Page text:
LOWER MANHATTAN — St. Paul's Chapel has closed its bathrooms to the public to prevent members of the Occupy Wall Street encampment outside nearby Trinity Church from damaging the facilities there, church officials said.
The chapel on Broadway between Vesey and Fulton Streets, which is operated by Trinity, shut down the restrooms Friday as a precautionary measure against vandalism after claiming that members of the camp damaged bathrooms at Trinity Church, said spokeswoman Linda Hanick.
"Due to the encampment outside Trinity, we've closed the bathrooms to the public," she said. "The individuals who were doing the vandalism in Trinity were also observed using the bathrooms in St. Paul's, so we decided close the bathrooms."
Hanick said she witnessed members of the OWS-affiliated encampment outside Trinity, on Broadway and Wall Street, traveling to St. Paul's, about six blocks to the north, to use the restrooms there due to a lack of public bathrooms in lower Manhattan.
Linnea Paton, a spokesperson for Occupy Wall Street, said the group is unaware of the matter and did not have any comment.
The closure comes after the church canceled its annual Halloween Parade earlier this month, which Trinity's Rector Rev. Dr. James H. Cooper also attributed to "the sidewalk camp" in a statement on the church's website.
"This decision was made out of an abundance of caution as we continue to face safety issues arising from the sidewalk camp in front of Trinity Church," he said.
Cooper noted in his statement that there have been nine arrests related to the encampment since its arrival, which occurred soon after protesters were ousted from Zuccotti Park.
In one instance on Oct. 11, a longtime maintenance superintendent was assaulted while he was attempting to clean part of the sidewalk where the Occupiers camp out. Police saw that incident unfold and made an arrest, Hanick said.
On Oct. 12, a 23-year-old man described as an Occupy Wall Street protester was charged with criminal possession of a weapon and criminal mischief for destroying a church sign, an NYPD spokeswoman said.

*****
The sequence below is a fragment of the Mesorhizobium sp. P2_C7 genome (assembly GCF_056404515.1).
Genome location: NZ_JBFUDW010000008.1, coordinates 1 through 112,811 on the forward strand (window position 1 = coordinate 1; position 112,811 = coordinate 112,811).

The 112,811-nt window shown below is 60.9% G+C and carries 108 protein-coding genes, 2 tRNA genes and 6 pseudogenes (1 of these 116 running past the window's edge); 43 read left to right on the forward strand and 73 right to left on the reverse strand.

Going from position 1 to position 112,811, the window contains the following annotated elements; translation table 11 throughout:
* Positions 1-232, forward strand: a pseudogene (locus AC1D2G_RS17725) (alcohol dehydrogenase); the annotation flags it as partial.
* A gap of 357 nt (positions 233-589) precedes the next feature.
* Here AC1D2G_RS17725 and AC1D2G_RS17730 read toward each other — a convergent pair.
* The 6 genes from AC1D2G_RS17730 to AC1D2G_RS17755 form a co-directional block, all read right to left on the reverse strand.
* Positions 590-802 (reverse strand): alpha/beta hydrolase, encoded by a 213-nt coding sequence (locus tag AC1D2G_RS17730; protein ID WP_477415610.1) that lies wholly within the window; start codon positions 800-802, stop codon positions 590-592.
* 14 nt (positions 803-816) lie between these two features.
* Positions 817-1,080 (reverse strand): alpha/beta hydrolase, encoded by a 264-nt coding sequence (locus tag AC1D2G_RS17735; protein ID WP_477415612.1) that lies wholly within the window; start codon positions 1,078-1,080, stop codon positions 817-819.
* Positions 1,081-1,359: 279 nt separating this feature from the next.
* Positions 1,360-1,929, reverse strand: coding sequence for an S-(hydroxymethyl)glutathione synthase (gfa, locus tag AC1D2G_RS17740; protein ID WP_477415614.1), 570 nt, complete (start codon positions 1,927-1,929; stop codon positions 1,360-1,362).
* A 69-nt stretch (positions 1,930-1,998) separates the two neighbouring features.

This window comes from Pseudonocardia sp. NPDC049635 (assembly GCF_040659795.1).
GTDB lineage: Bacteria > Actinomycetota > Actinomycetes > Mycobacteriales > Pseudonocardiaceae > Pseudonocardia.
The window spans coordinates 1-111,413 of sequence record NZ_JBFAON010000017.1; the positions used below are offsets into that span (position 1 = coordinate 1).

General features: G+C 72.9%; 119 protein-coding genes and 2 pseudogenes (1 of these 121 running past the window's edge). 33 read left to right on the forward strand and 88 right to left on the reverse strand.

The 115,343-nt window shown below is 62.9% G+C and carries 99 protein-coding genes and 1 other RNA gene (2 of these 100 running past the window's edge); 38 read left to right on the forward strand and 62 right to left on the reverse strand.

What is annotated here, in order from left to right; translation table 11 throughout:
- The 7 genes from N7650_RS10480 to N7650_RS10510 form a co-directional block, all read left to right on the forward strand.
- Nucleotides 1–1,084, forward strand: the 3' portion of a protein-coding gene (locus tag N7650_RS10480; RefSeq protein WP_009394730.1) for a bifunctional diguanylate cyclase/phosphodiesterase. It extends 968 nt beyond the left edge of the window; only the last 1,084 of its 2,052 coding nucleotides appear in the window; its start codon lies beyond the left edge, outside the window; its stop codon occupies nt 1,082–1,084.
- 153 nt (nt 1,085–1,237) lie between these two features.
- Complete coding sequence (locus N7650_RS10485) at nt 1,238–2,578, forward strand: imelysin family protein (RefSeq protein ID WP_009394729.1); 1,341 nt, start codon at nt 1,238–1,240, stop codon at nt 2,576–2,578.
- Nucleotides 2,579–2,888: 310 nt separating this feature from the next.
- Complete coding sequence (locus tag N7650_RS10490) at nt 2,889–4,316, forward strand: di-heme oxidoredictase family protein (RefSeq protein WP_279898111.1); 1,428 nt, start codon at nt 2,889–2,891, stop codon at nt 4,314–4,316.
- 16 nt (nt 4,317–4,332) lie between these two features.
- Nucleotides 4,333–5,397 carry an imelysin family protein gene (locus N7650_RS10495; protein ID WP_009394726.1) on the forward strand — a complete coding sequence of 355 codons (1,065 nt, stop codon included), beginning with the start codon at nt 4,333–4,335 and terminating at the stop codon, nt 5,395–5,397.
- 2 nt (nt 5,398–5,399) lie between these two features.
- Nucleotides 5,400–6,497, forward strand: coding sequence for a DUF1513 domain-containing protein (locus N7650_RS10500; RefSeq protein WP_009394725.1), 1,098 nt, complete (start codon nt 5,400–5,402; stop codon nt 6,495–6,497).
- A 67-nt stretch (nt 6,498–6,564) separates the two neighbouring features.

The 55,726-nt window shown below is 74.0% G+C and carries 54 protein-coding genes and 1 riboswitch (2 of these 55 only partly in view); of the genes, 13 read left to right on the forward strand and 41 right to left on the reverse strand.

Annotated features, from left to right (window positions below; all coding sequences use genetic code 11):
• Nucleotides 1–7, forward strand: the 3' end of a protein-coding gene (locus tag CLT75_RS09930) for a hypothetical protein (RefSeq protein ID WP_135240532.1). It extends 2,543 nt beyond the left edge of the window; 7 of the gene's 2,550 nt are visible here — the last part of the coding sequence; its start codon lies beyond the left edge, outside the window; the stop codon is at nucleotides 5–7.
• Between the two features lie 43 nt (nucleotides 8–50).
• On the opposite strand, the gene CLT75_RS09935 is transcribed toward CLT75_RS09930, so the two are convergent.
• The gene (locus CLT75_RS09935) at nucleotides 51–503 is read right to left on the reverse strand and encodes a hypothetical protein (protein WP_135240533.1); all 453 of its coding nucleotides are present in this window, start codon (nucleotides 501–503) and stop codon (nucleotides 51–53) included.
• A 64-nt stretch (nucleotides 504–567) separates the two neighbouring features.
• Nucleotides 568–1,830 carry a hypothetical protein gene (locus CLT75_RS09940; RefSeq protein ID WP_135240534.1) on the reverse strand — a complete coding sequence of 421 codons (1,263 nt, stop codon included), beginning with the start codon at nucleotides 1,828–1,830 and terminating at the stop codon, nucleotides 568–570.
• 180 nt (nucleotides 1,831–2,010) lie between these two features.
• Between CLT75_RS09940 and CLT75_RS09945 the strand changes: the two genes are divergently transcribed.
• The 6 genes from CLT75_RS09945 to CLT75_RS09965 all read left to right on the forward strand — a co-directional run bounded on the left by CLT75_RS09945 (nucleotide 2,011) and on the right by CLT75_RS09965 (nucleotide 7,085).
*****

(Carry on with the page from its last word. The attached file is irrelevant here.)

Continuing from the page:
Another incident, which did not result in an arrest, occurred on Sunday, Oct. 14, when a man also described as an Occupy Wall Street protester interrupted a church service and annoyed parishioners, the NYPD spokesperson said.
Hanick said that the bathrooms in Trinity, which are currently closed to the public, were vandalized by members of the encampment, including graffiti-covered walls, broken paper-towel holders and a sink that was ripped off the wall.
"We've been filing reports with the police every time there is an incident," she said.
Jenn Maskell, 49, of Rego Park, Queens, a member of the Occupy Wall Street movement who has camped outside Trinity for several months, said that the group's relationship with the church has declined since Occupiers were booted out of their original encampment in Zuccotti Park last year.
“There was a good relationship with the church in the beginning; we used to have spokes councils in their facility,” she said.
“Now the relationship has fallen apart. The eviction [from Zuccotti Park] was the beginning of the end. They want us gone so they really make life has miserable as possible.”
Several Occupiers also said that those who camp out in front of Trinity rarely use the bathrooms at St. Paul's, if at all.
“They said they canceled the Halloween parade because of us, and now they're saying they closing the public bathrooms because of us," said Ben Swenson, 26, of Bushwick, Brooklyn, noting that he has used the restrooms in St. Paul’s five times in the last two months.
"All the church is doing is trying to get people mad at us."
Hanick said Trinity has installed 11 security cameras on the scaffolding outside of the church to monitor the situation.
"When there is something illegal going on, we submit the footage to the police," she said, noting that it resulted in the October 12 arrest.
It is not clear when the restrooms in St. Paul's will reopen.